The source, who was not authorized to speak on the record, said Obama will formally announce thenomination on Monday.
The Sebelius pick caps a week in which Obama underscored his resolve to pass a major health careoverhaul this year. He issued a challenge to Congress in his speech Tuesday, and followed upThursday with a budget that requested an eye-popping $634 billion over 10 years, which theadministration called a "down payment on coverage for all." This week, Obama will host lawmakersof both parties and representatives of major interest groups, from insurers to drug companies toconsumers, at a White House summit on health care reform.
Sebelius, 60, is seen as a solid choice to head HHS because as a governor responsible for theMedicaid program in Kansas, she faced the pressure of rising health care costs directly, and sawhow hard it is to expand coverage, particularly in bad economic times. She is also familiar with theinsurance industry, a key interest group in the health care debate. Before becoming governor, sheserved as insurance commissioner, and her fellow state commissioners selected her to be nationalpresident of their association.
However, Sebelius lacks the deep Washington connections of former Senate Majority Leader TomDaschle, Obama's first pick for the job. Daschle, who withdrew after disclosing he had failed to pay$140,000 in taxes and interest, was on a first name basis with most of the members of the Senate.And it's in the Senate where many expect Obama's health care effort to succeed or fail.
Originally, Daschle was to hold both the position of HHS secretary and a top White House postdirecting the health reform effort. An administration official said Saturday the White House positionwill not go to Sebelius, but will be filled by another person.
Sebelius had been seen the leading candidate for HHS for several weeks and word of herappointment was greeted favorably by both those who favor the expansion of health care coverageand health insurers.
"Together with the president's speech to Congress, and his big health care investment in thebudget, the president's appointment of Gov. Sebelius once again makes clear his intention ofachieving meaningful health care reform this year," said Ron Pollack, executive director of FamiliesUSA, a liberal advocacy group that has worked for years to expand health care coverage.
"Gov. Sebelius is the right person to move the president's health care agenda forward," said RobertZirkelbach, a spokesman for America's Health Insurance Plan, the major trade group representinginsurers. "She has a wealth of experience of health care issues and has a legislative history ofworking with both sides of the aisle." Abortion foes strongly oppose Sebelius because she once had areception attended by a late-term abortion provider who now faces criminal charges. Democrats saythere was never any doubt that Obama would appoint an HHS secretary who supports abortionrights.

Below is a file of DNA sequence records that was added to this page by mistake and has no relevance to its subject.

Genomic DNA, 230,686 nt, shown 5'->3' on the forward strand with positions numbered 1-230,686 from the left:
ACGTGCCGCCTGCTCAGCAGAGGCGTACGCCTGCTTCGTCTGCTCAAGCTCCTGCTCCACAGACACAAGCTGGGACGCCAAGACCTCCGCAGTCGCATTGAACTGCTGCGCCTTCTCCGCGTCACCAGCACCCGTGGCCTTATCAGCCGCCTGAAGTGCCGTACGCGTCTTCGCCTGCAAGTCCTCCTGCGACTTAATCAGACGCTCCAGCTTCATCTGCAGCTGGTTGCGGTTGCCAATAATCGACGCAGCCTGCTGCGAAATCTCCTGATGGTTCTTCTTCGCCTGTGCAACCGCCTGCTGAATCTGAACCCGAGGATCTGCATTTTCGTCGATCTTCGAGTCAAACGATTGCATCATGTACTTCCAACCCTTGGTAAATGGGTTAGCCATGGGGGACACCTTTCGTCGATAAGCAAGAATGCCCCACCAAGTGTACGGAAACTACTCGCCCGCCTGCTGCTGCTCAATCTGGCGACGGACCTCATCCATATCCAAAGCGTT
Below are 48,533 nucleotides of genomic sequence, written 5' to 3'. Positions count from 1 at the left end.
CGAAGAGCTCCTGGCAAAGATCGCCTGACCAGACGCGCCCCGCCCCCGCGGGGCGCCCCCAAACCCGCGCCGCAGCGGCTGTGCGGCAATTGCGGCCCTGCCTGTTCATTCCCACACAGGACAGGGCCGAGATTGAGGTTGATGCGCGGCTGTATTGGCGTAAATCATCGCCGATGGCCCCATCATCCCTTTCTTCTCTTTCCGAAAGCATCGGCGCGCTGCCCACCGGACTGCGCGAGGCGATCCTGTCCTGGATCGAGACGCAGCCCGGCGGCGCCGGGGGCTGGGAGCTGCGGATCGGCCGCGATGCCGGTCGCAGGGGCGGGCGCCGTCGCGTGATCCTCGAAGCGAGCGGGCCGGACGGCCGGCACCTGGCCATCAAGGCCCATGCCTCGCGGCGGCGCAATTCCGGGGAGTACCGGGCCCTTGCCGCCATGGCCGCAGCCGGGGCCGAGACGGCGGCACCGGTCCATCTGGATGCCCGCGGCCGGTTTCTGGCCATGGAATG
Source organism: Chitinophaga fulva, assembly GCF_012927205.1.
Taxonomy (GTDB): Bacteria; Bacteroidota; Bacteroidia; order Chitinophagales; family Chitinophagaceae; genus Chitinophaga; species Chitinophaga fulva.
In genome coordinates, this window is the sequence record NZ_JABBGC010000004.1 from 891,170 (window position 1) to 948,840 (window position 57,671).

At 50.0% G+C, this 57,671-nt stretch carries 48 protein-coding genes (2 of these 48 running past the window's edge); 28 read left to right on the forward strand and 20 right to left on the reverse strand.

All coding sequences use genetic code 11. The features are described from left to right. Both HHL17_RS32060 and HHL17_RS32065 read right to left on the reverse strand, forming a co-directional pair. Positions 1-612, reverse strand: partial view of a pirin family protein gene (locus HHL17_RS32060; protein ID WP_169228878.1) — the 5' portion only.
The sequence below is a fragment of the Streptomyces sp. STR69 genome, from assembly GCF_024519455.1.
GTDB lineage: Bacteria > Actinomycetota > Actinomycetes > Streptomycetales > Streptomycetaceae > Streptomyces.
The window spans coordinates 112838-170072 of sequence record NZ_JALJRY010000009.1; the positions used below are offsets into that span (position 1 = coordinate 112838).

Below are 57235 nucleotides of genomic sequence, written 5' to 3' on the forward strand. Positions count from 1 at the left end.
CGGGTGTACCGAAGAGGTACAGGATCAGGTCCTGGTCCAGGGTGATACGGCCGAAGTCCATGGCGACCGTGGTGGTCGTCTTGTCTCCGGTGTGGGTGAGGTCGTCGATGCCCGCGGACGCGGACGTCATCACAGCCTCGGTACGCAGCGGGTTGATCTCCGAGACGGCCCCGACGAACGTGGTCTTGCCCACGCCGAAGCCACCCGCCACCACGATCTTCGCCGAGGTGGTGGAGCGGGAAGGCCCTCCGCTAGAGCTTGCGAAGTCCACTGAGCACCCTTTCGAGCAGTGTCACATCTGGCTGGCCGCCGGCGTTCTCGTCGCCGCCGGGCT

Sebelius will be subject to confirmation by the Democratic-controlled Senate.
The Kansas governor was an early Obama supporter and a finalist for Obama's ticket before hepicked Joe Biden for vice president.
Some Democrats in Kansas believe her endorsement of Obama over Hillary Rodham Clinton inJanuary 2008 helped boost him to an overwhelming victory in the state's Democratic caucuses.
Some Democrats have said she has built a solid and even close relationship with Obama, gaininghis trust.
Her name had been floated for several Cabinet posts, but she removed herself from considerationin December, citing Kansas' budget problems that needed her attention.
She comes from a strong political family. Her father, John Gilligan, was the governor of Ohio in1971-75, making them the only father-daughter governors in U.S. history.
National party circles have buzzed about Sebelius since she won her first term as governor in GOP-leaning Kansas in 2002, aided by her image as a no-nonsense administrator and consumeradvocate.
Party leaders have portrayed her as someone who has been able to attract support from moderateRepublicans and independent voters.
She is routinely described as a success at finding bipartisan solutions and has long said addressingrising health care costs and making sure more people have coverage are top priorities for her asgovernor.
But she's often found her ambitions frustrated by Republican legislators who are wary of expandinggovernment and prefer measures that help people find private insurance.
Yet legislators in both parties agree the state has made some progress on health care sinceSebelius became governor in January 2003.
The state has expanded cancer screenings, allowed more Kansans can keep their health insuranceup to 18 months after leaving their jobs and granted income tax deductions that helped someKansans lower their insurance costs.
It also has increased funding for "safety net" clinics, expanded state medical and dental coveragefor pregnant women and started no-interest loans to help small businesses form associations toprovide health plans for employees.